Leafline Labs has a vaporization product, a sublingual spray, an oral suspension, and a topical preparation.  The highest concentration of CBD in the oral solution is 20 mg/ml.  Epidiolex is 100 mg/ml.

Minnesota Medical Solutions has similar delivery forms and their oral products are capsules and solutions in both 47.5 mg CBD or 100 mg per milliliter CBD.  The latter is the same as prescription strength Epidiolex.


  1. From a business article I read:

    "Elemer Piros at Roth Capital Partners expects Epidiolex to be priced around $36,000 per year in the U.S. However, some analysts project an annual price as high as $60,000 per year."

    And the tone of the article was that they were trying to price the drug more "reasonably" that other new drugs.

    Until the costs of these new drugs are addressed, it's difficult to get excited about any new developments.

    Emsam was dead on arrival for me once I figured out the cost to patients.

    1. Agree with you about Emsam.

      Interesting that the equivalent amount of CBD though the Minnesota program would cost $35,866/year.

      When I wrote the original post on Epidiolex, I wondered what their patent would cover and if similar preparations would be in violation of that patent.

      The Minnesota Medical Solutions supplier produces Violet Oral Solution that is 2500 mg/25 ml bottle for $249.

      Doing the arithmetic for a 1,000 mg/day dose of CBD or 30,000 mg/month that would require 12 bottles for a total of $249 x 12 = $2988 or $35,856/year.

      I wonder if that is where the analyst came up with the $36,000/yr estimate.

      I can't imagine it costs that much to extract CBD (both companies allude to a carbon dioxide process) and if it did - how much harder can it be to synthesize?

    2. They'll tell you that the cost is not in the manufacture but in the R&D and regulatory burden. Which runs in the billions. They're right of course, and there has to be a better system. Maybe eliminating phase III. The current system of drug development is not sustainable nor viable economically.

    3. Although it is interesting that Minnesota came up with a comparable product completely on their own with no development costs and no regulatory burden. I think the shocker for most cannabis advocates is that growing your own and smoking it with not produce the desired pharmaceutical effect of this product. The shocker for the minority of medical cannabis advocates is that the final product is more expensive that practically all synthesized pharmaceuticals and there is far less science in it.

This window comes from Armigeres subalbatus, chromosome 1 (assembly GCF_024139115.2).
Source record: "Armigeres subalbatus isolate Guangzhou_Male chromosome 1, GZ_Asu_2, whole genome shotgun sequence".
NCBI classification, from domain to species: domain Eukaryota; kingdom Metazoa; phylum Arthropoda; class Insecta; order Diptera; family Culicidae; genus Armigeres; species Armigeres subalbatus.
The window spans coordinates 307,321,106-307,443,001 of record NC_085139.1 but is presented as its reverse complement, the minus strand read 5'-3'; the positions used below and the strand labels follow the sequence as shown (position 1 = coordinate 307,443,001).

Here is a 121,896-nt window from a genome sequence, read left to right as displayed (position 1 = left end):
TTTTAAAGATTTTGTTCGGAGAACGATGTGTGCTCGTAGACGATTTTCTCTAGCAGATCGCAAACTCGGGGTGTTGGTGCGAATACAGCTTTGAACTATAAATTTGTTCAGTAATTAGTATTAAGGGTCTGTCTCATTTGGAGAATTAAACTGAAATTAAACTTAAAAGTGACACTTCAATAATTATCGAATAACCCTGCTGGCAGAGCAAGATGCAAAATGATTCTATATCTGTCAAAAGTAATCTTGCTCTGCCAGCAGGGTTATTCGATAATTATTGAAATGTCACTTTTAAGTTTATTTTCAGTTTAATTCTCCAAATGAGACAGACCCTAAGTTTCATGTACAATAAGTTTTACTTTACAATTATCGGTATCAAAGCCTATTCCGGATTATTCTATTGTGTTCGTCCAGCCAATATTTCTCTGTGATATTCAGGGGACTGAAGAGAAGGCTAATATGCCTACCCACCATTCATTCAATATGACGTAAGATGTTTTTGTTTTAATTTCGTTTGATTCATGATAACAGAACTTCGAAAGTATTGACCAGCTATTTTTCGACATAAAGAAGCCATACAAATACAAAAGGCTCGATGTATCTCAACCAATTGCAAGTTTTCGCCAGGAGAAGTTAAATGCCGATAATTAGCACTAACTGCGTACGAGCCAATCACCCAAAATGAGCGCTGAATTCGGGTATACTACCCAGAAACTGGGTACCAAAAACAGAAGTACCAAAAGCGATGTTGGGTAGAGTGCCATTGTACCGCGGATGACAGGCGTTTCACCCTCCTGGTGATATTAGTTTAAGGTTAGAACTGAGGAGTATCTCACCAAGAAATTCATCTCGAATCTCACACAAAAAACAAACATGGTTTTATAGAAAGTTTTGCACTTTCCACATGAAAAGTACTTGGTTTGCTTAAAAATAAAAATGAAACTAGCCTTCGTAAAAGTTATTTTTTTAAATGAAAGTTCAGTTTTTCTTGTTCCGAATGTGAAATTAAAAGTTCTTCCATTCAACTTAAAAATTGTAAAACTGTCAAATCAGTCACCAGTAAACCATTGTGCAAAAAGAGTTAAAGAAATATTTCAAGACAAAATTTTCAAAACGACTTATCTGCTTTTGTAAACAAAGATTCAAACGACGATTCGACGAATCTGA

2. Sorry, the shocker is how many people have been duped into this faux medical marijuana sales pitch how it is going to benefit so many people, when it really only benefits a minority population of probably less than a third of those allegedly using it for documentable medical purposes.

    imagine if a heroin user somehow had a serendipitous reduction of a medical problem while using. Could you imagine this person being the poster child that heroin can cure some illness, when it likely had been an adjunct reaction to something else, or just truly that random chance moment of illicit substance having a benefit.

    Yeah, my skepticism and cynicism is beyond redemption, but, addiction is going to really be the malignancy that is the destruction of psychiatry. So many people rationalize their illicit substance abuse, their pursuit of Controlled Substances for likely illicit use, or just a relentless pursuit of a quick fix that likely is related to past addiction use at the very least.

    It's what I see it's what I hear and it's what I know for the last 10 or more years at least...

    1. I share your concern. Musto was the theorist in the 20th century who illustrated how drug epidemics in America were cyclical and roughly superimposed on societal permissiveness versus restrictiveness.

      Never has the culture been so steeped in so many drugs at once. Never have there been so many ideas about street drugs being therapeutic in some way.

      High dose CBD is one of the exceptions and even then, an epilieptologist recommended its use long before it became the poster for medical cannabis.

      The only bright spot is a relatively constant and low rate of addiction - but there are probably a lot of additional costs associated with some of these attitudes.

  3. One of the more pernicious side effects of marijuana is the munchies.

    That's not an issue for the occasional user, but the daily user tends to put on the pounds with carbs and this increases cytokines and chronic inflammation.

    Which of course makes all those diseases that MJ is a wonderful cure for a hell of a lot worse.